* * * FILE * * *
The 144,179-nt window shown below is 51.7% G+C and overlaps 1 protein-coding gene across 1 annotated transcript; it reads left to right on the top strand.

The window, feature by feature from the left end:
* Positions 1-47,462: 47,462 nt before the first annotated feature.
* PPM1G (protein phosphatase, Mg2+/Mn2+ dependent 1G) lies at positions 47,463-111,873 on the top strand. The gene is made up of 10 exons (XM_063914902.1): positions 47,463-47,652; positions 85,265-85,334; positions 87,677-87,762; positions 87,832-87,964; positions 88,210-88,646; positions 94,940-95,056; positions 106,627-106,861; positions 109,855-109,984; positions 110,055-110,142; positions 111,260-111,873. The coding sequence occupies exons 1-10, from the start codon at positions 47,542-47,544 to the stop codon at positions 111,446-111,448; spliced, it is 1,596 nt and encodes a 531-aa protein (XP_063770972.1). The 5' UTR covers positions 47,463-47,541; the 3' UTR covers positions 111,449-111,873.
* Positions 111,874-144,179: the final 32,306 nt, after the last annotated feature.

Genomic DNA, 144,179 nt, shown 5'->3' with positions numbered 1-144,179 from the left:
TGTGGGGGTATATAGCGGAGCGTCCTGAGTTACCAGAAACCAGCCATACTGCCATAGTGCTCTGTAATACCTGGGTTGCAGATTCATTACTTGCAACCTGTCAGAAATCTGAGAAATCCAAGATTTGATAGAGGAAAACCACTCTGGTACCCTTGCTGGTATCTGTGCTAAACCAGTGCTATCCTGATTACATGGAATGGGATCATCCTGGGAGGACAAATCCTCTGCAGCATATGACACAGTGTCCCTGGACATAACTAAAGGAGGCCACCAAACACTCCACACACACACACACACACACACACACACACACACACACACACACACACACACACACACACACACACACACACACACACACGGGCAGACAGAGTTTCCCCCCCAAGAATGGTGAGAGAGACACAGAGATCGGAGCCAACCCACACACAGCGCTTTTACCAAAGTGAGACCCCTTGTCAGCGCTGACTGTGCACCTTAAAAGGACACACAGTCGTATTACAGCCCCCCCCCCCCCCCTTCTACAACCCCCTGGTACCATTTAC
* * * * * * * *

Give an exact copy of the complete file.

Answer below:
The 144,179-nt window shown below is 51.7% G+C and overlaps 1 protein-coding gene across 1 annotated transcript; it reads left to right on the top strand.

The window, feature by feature from the left end:
* Positions 1-47,462: 47,462 nt before the first annotated feature.
* PPM1G (protein phosphatase, Mg2+/Mn2+ dependent 1G) lies at positions 47,463-111,873 on the top strand. The gene is made up of 10 exons (XM_063914902.1): positions 47,463-47,652; positions 85,265-85,334; positions 87,677-87,762; positions 87,832-87,964; positions 88,210-88,646; positions 94,940-95,056; positions 106,627-106,861; positions 109,855-109,984; positions 110,055-110,142; positions 111,260-111,873. The coding sequence occupies exons 1-10, from the start codon at positions 47,542-47,544 to the stop codon at positions 111,446-111,448; spliced, it is 1,596 nt and encodes a 531-aa protein (XP_063770972.1). The 5' UTR covers positions 47,463-47,541; the 3' UTR covers positions 111,449-111,873.
* Positions 111,874-144,179: the final 32,306 nt, after the last annotated feature.

Genomic DNA, 144,179 nt, shown 5'->3' with positions numbered 1-144,179 from the left:
TGTGGGGGTATATAGCGGAGCGTCCTGAGTTACCAGAAACCAGCCATACTGCCATAGTGCTCTGTAATACCTGGGTTGCAGATTCATTACTTGCAACCTGTCAGAAATCTGAGAAATCCAAGATTTGATAGAGGAAAACCACTCTGGTACCCTTGCTGGTATCTGTGCTAAACCAGTGCTATCCTGATTACATGGAATGGGATCATCCTGGGAGGACAAATCCTCTGCAGCATATGACACAGTGTCCCTGGACATAACTAAAGGAGGCCACCAAACACTCCACACACACACACACACACACACACACACACACACACACACACACACACACACACACACACACACACACACACACACACACGGGCAGACAGAGTTTCCCCCCCAAGAATGGTGAGAGAGACACAGAGATCGGAGCCAACCCACACACAGCGCTTTTACCAAAGTGAGACCCCTTGTCAGCGCTGACTGTGCACCTTAAAAGGACACACAGTCGTATTACAGCCCCCCCCCCCCCCCTTCTACAACCCCCTGGTACCATTTAC